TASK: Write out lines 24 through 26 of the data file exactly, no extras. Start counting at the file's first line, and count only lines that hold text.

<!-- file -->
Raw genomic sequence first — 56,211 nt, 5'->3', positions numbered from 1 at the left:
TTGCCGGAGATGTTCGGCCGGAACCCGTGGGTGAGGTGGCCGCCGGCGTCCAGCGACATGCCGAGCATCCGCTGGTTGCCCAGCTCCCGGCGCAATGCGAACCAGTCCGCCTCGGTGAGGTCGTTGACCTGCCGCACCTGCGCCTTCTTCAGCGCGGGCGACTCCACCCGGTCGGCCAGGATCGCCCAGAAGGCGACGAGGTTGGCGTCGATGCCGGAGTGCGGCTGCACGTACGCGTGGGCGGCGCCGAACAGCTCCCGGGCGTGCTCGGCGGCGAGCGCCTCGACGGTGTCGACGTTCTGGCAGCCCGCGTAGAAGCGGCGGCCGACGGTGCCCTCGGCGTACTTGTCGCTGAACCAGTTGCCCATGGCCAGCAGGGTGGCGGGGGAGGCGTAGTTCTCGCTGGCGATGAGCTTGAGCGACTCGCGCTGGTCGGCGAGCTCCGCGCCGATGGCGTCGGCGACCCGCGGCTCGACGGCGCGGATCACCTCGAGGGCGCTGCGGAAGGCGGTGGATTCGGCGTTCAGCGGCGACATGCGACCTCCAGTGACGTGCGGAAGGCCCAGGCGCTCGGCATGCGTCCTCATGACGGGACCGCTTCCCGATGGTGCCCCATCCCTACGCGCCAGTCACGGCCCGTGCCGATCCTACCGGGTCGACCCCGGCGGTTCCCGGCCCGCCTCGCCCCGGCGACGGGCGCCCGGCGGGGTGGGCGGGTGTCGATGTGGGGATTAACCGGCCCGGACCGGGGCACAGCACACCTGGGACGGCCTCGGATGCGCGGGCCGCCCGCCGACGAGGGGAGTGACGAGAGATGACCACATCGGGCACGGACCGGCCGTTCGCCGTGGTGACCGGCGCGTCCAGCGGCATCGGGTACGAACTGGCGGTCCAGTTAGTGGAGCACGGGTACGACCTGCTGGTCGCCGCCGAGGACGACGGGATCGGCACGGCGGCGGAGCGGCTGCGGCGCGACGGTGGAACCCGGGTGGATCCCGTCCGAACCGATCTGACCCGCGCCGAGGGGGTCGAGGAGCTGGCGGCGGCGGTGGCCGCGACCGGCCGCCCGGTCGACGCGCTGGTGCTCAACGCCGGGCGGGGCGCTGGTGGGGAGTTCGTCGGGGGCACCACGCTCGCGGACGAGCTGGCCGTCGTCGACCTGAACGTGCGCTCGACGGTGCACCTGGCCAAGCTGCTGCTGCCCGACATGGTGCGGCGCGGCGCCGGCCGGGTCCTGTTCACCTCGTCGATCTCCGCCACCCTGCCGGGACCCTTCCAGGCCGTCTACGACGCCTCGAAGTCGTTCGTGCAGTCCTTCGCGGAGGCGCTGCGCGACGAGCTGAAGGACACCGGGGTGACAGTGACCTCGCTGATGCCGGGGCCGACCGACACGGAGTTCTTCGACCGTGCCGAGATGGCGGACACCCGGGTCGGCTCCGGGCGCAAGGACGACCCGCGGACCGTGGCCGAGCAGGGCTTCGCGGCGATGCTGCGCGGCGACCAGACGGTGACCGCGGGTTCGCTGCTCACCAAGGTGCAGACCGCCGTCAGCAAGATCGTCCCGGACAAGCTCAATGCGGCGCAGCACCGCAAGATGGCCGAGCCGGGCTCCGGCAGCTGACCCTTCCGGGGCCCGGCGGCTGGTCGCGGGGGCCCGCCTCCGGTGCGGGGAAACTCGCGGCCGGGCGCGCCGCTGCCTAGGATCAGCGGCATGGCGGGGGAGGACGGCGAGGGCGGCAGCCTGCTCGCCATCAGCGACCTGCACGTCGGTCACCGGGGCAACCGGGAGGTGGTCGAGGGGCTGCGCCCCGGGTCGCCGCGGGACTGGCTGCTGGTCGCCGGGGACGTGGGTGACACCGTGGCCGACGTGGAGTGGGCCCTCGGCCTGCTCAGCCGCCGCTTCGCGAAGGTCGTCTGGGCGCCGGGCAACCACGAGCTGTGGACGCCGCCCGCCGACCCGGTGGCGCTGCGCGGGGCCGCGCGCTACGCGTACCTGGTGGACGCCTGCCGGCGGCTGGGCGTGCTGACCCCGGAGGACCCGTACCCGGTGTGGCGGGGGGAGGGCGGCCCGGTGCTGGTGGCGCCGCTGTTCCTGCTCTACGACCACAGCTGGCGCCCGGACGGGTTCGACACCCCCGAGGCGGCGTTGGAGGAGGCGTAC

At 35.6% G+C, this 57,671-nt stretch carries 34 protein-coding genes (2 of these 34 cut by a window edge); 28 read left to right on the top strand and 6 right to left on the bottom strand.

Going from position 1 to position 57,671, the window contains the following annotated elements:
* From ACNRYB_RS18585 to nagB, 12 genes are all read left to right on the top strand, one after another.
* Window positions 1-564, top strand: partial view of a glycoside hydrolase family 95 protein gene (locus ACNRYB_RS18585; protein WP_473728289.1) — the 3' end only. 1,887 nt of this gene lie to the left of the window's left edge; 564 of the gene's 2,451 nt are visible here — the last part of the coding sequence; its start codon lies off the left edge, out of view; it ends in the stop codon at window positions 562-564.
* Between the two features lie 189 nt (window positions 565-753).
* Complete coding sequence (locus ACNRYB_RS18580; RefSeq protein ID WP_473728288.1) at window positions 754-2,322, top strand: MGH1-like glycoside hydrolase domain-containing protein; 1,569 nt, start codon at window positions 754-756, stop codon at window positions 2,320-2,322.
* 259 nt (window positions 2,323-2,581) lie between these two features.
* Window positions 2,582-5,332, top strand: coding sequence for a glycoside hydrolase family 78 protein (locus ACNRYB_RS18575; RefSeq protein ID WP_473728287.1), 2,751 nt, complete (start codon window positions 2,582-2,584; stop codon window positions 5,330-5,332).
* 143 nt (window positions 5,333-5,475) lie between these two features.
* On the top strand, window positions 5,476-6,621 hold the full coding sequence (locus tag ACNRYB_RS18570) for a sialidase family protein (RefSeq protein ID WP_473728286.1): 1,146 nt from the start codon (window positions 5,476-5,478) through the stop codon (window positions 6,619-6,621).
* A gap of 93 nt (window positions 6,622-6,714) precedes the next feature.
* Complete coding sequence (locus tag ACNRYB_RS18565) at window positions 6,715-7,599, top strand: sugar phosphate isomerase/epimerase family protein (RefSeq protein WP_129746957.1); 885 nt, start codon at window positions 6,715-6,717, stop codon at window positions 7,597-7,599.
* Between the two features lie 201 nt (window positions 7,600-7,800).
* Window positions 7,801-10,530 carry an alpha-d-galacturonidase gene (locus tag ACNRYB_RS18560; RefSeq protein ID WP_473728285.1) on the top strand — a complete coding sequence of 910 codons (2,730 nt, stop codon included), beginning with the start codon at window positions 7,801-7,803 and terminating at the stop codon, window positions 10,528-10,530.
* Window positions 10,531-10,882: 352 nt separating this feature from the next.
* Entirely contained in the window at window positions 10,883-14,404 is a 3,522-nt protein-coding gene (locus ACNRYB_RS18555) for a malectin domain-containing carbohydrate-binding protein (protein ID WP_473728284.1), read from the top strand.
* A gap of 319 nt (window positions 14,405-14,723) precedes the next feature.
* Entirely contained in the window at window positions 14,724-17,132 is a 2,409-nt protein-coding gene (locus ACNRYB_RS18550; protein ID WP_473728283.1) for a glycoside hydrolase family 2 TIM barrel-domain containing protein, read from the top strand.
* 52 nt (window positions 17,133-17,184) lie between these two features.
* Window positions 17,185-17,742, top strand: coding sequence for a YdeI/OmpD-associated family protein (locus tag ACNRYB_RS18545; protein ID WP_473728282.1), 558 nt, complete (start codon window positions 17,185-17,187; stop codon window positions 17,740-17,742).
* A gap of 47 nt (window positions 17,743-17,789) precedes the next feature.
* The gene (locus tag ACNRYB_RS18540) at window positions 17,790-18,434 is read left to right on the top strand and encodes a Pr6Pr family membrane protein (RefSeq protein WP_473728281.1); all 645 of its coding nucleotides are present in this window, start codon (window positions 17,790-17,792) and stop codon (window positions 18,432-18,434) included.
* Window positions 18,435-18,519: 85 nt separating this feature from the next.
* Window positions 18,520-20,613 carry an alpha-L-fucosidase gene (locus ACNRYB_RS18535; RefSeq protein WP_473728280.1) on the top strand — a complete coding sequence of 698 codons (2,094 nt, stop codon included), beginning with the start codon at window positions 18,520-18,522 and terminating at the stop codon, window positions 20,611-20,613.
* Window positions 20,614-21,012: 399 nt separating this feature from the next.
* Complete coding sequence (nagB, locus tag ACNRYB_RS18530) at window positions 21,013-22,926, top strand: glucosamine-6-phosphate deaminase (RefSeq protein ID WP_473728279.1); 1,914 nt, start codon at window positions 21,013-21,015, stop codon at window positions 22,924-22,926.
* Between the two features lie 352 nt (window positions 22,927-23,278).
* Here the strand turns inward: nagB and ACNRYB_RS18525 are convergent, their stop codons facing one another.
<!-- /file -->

* The gene (locus tag ACNRYB_RS18540) at window positions 17,790-18,434 is read left to right on the top strand and encodes a Pr6Pr family membrane protein (RefSeq protein WP_473728281.1); all 645 of its coding nucleotides are present in this window, start codon (window positions 17,790-17,792) and stop codon (window positions 18,432-18,434) included.
* Window positions 18,435-18,519: 85 nt separating this feature from the next.
* Window positions 18,520-20,613 carry an alpha-L-fucosidase gene (locus ACNRYB_RS18535; RefSeq protein WP_473728280.1) on the top strand — a complete coding sequence of 698 codons (2,094 nt, stop codon included), beginning with the start codon at window positions 18,520-18,522 and terminating at the stop codon, window positions 20,611-20,613.